Wendy Tremayne

“The paintings feels personal, and encoded, 
like Nirvana lyrics - 
you don’t quite know what is going on, 
but somehow you get it.” 
- Luke Delalio 

Most of my career as an artist has been focused on conceptual art. In my twenties, I decided to create a project that would explore what may happen if I choose one medium (paint) and prevented myself from touching it for several decades. I supposed that by doing so I would be charging a creative battery that may, when released, contain the energy of the desire that had built up over the years. On my 50th birthday I picked up a brush and got started. With no formal training and years spent painting in my mind, I taught myself to paint by creating portraits, mostly of friends. This evolved into figurative narrative works that are are similar to diaries that I kept throughout my life that were drawing based and contained no words; self-referential, read as stories, and at times they contain imaginary characters and objects. Each painting is a personal inquiry in which I ask myself questions that I can not answer with my surface mind. As I paint I discover the answers. 

Before painting, the conceptual work that I did focused on the realization that we’re the first generations alive to live in a world that’s entirely for sale. Through conceptual art I explored the commodification of culture. Living in New York City and working as a publicist, and sponsored as an artist by New York Foundation for the Arts, I manipulated the news media and engaged volunteers to form a viral, conceptual, artistic medium of live happenings captured for distribution. I designed and produced a number of on the street performances that were staged for media capture such as The Vomitorium and No Bush, which are projects that were broadcast by media channels the world over. Before leaving the city I created a project that took the form of a model for textile repurposing called Swap-O-Rama-Rama and expanded it project to 130 cities world wide through the use of a Creative Commons license.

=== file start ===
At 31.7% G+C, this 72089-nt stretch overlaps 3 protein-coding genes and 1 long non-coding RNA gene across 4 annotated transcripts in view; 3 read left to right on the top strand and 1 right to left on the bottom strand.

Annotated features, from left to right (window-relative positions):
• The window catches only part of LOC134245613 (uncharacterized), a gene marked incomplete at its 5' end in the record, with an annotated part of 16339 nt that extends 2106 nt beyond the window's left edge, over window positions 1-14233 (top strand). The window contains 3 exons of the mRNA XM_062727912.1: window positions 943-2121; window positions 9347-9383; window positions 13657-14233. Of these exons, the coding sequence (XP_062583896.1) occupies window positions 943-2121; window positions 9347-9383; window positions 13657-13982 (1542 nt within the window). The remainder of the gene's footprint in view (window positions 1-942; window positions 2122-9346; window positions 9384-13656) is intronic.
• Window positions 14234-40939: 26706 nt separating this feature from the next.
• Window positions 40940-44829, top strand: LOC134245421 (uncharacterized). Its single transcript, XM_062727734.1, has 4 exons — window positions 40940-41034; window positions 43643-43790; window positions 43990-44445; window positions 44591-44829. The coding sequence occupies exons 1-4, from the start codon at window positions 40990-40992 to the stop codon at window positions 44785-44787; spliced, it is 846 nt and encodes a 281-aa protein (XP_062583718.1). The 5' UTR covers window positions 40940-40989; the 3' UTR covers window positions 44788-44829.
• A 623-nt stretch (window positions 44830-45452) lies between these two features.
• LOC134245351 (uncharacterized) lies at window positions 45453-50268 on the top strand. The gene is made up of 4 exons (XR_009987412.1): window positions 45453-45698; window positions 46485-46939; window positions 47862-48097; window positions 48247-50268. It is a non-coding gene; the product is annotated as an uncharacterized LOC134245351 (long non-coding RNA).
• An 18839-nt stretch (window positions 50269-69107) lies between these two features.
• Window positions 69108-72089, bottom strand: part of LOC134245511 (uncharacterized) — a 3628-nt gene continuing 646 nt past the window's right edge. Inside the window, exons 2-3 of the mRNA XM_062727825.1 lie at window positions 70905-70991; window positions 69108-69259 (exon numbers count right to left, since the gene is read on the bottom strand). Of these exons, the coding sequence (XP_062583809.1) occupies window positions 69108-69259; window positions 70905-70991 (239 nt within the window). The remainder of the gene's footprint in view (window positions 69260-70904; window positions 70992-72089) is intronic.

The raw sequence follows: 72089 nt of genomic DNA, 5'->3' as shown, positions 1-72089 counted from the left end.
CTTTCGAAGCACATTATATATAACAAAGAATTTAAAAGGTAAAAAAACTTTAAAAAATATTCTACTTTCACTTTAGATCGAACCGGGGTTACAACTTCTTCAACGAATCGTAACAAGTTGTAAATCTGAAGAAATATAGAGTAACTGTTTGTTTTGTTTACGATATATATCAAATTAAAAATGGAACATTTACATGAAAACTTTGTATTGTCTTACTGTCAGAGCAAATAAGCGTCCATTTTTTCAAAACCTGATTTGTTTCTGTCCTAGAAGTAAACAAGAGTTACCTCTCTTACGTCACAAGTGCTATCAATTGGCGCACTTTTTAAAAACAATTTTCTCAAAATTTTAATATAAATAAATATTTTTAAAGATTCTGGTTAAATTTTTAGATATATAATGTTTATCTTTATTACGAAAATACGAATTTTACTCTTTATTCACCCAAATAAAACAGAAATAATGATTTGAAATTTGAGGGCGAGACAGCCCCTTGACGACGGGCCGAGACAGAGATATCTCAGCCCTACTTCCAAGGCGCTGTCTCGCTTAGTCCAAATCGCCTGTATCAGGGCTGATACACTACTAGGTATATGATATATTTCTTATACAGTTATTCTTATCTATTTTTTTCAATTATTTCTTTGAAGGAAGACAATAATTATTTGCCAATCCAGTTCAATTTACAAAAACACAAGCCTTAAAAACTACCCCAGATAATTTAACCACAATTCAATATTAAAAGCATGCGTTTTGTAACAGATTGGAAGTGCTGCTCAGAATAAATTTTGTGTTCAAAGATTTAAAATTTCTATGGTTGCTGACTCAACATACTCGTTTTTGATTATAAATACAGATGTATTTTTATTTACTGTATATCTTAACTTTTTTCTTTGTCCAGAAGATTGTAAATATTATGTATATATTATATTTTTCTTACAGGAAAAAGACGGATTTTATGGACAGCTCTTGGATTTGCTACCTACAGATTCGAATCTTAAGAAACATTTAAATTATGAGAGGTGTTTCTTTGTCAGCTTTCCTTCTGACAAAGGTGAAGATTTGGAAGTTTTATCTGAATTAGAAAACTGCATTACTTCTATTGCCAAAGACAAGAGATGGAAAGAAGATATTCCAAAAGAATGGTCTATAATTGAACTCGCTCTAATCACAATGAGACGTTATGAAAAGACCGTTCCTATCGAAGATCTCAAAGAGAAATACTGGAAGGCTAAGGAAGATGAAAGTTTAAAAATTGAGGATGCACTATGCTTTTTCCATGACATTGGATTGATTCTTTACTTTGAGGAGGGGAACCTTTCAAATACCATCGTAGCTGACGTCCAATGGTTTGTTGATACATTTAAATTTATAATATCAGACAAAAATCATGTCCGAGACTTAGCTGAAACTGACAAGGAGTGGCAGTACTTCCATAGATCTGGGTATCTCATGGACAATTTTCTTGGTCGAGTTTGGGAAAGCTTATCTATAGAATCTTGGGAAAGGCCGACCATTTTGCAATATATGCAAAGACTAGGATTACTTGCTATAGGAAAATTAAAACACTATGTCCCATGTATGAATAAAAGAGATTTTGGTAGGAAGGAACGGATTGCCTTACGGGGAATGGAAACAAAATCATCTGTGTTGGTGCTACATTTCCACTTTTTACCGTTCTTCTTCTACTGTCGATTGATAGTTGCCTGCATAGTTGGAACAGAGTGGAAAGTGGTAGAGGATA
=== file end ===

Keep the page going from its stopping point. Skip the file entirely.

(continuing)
In 2006 I moved to New Mexico to explore what it took to create a decommodified life by taking on a hands-on lifestyle of making everything I need to live. On a raw acre that I purchased I spent over ten years learning to make: food, shelter, power, fuel, medicine and domestic goods. I kept the blog Holy Scrap to document this project (2006 to 2014) and authored a memoir to share what I had learned titled The Good Life Lab: Radical Experiments in Hands-On Living (Storey 2013) which won the Nautilus Book Award for Lifestyle and Sustainability.

Featured in Southwest Contemporary Magazine as a top 5 pick for gallery openings in March 2021, The Inexhaustible Now @ Rio Bravo Gallery in Truth or Consequences, NM Become a Patron!